Discussion of risks facing health care professionals who offer psychotherapy-based “integration services” to people who are illegally using psychedelic substances (underground use). Gives examples of the types of public safety complaints a health care licensing board may receive, and the types of questions a licensee might expect to be asked. Encourages licensees to review current statutes and administrative rules governing their license and to work with their licensing board prior to offering integration services.

Positive Psychology in the Investigation of Psychedelics and Entactogens: A Critical Review

We reviewed the concepts and empirical findings in studies with psychedelics and entactogens related to positive psychology – the study of healthy human functioning, well-being and eudaemonia. It is an unresolved question how beneficial effects of psychedelics and entactogens are related to the potential risks of these substances – particularly in non-clinical settings.

We searched in PubMed, PsychINFO and the Cochrane Library for controlled clinical and epidemiological studies which applied concepts from positive psychology. We included N = 77 eligible studies with 9876 participants published before November 1st, 2017: (1) quantitative studies (N = 54), (2) preliminary or exploratory studies and reviews not including meta-analyses (N = 17), and (3) studies evidencing primarily negative results (N = 6).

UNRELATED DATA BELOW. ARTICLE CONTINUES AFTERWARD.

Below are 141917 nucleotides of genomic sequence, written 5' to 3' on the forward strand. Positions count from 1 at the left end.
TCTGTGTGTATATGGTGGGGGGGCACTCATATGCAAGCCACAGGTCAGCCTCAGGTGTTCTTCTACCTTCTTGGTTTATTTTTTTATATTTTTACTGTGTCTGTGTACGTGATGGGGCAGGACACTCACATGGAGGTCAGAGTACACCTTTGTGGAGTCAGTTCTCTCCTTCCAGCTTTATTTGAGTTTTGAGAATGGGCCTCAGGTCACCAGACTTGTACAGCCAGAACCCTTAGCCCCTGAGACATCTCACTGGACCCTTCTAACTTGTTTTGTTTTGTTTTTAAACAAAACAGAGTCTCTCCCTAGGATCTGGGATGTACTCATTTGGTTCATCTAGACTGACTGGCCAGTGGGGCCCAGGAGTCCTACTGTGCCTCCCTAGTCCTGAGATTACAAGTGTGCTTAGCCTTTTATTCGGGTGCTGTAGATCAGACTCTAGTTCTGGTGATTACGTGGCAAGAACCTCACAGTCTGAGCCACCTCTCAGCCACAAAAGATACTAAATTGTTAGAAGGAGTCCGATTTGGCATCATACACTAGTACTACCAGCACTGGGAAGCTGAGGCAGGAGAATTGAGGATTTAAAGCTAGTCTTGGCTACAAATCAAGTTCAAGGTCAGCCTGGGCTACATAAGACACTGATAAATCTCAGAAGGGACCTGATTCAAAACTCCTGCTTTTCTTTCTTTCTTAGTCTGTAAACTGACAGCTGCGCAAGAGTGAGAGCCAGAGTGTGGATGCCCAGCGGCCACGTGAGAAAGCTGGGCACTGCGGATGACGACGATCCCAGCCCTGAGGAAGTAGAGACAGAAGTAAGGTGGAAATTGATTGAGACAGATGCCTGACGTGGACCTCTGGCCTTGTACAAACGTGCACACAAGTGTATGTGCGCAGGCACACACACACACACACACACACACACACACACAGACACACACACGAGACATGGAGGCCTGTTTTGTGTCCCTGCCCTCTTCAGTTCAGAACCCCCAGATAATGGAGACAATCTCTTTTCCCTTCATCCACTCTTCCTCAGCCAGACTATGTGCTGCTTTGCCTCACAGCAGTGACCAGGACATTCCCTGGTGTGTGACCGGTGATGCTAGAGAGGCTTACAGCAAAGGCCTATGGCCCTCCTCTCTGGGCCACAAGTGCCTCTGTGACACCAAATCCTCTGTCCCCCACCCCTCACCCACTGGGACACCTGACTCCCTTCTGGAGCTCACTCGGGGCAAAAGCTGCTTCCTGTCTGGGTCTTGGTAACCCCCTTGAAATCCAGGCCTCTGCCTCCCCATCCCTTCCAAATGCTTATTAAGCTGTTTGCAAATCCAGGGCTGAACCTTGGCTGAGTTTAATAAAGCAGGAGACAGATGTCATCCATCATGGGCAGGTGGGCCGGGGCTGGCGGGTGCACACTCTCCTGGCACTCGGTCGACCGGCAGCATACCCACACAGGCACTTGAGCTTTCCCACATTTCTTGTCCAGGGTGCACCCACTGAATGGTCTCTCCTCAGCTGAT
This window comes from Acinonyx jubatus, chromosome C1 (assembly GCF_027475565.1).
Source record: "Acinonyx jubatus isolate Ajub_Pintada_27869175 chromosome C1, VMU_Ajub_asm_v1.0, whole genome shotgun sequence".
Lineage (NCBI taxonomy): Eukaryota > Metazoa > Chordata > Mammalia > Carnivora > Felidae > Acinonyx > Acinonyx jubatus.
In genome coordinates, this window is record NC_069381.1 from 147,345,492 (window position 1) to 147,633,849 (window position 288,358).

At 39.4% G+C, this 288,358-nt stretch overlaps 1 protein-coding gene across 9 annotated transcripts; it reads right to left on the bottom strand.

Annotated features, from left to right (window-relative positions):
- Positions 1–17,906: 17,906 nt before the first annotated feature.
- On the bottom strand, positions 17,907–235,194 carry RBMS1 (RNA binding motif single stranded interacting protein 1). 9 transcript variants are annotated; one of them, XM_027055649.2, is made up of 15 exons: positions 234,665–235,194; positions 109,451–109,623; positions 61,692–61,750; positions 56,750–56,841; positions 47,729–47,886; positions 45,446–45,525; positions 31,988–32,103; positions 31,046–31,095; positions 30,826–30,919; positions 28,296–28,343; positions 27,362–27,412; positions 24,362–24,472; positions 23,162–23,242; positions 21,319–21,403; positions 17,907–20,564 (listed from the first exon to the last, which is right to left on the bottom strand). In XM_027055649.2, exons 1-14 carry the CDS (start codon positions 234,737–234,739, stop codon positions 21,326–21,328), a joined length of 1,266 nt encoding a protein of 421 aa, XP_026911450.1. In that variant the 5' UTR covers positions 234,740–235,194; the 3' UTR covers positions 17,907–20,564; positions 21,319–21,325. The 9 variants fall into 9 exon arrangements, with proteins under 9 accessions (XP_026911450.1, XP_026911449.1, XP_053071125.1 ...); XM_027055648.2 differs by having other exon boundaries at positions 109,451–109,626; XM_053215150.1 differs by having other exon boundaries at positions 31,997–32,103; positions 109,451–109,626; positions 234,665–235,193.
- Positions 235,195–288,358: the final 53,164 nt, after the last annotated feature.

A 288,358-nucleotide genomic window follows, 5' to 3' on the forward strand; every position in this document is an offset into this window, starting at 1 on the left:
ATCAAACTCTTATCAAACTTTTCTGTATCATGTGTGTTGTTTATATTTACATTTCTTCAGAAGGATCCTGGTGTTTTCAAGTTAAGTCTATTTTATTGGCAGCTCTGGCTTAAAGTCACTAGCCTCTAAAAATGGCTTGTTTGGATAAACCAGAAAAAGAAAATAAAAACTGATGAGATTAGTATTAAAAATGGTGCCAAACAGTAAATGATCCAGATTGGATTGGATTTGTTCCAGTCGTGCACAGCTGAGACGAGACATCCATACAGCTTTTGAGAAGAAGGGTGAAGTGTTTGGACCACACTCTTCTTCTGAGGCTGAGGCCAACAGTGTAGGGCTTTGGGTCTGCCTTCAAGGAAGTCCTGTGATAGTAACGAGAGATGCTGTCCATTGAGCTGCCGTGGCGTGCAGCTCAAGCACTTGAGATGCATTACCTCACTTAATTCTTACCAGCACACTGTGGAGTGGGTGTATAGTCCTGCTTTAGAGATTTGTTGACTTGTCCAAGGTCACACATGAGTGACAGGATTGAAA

Positive psychology concepts have been applied for measuring effects of clinical trials, recreational and ceremonial use of psychedelics and entactogens. Psychedelics and entactogens were shown to produce acute and long-term effects on mood, well-being, prosocial behaviours, empathy, cognitive flexibility, creativity, personality factors like openness, value orientations, nature-relatedness, spirituality, self-transcendence and mindfulness-related capabilities.

There is preliminary evidence for beneficial effects of psychedelics and entactogens on measures of positive psychology in clinical and healthy populations, however their sustainability remains largely unresolved. The reported results must be considered preliminary due to methodological restrictions. Since longitudinal data on both positive and adverse effects of psychedelics are lacking, more rigorous and standardized measures from positive psychology should be applied in less biased populations with prospective longitudinal designs to carefully assess the benefit-risk-ratio.
This article is part of the Special Issue entitled ‘Psychedelics: New Doors, Altered Perceptions’.

Novel Psychopharmacological Therapies for Psychiatric Disorders: Psilocybin and MDMA

4-phosphorloxy-N,N-dimethyltryptamine (psilocybin) and methylenedioxymethamfetamine (MDMA), best known for their illegal use as psychedelic drugs, are showing promise as therapeutics in a resurgence of clinical research during the past 10 years. Psilocybin is being tested for alcoholism, smoking cessation, and in patients with advanced cancer with anxiety. MDMA is showing encouraging results as a treatment for refractory post-traumatic stress disorder, social anxiety in autistic adults, and anxiety associated with a life-threatening illness. Both drugs are studied as adjuncts or catalysts to psychotherapy, rather than as stand-alone drug treatments. This model of drug-assisted psychotherapy is a possible alternative to existing pharmacological and psychological treatments in psychiatry. Further research is needed to fully assess the potential of these compounds in the management of these common disorders that are difficult to treat with existing methods.

The Nature of Ayahuasca

Ayahausca is a traditional plant medicine from the Amazon used to treat a variety of physical and psychology illnesses and conditions. This documentary explores the use of the Ayahausca as a holistic medicine, challenging stigmas around its use and helping people become more conscious and ethical consumers of the plant if that’s the path they choose.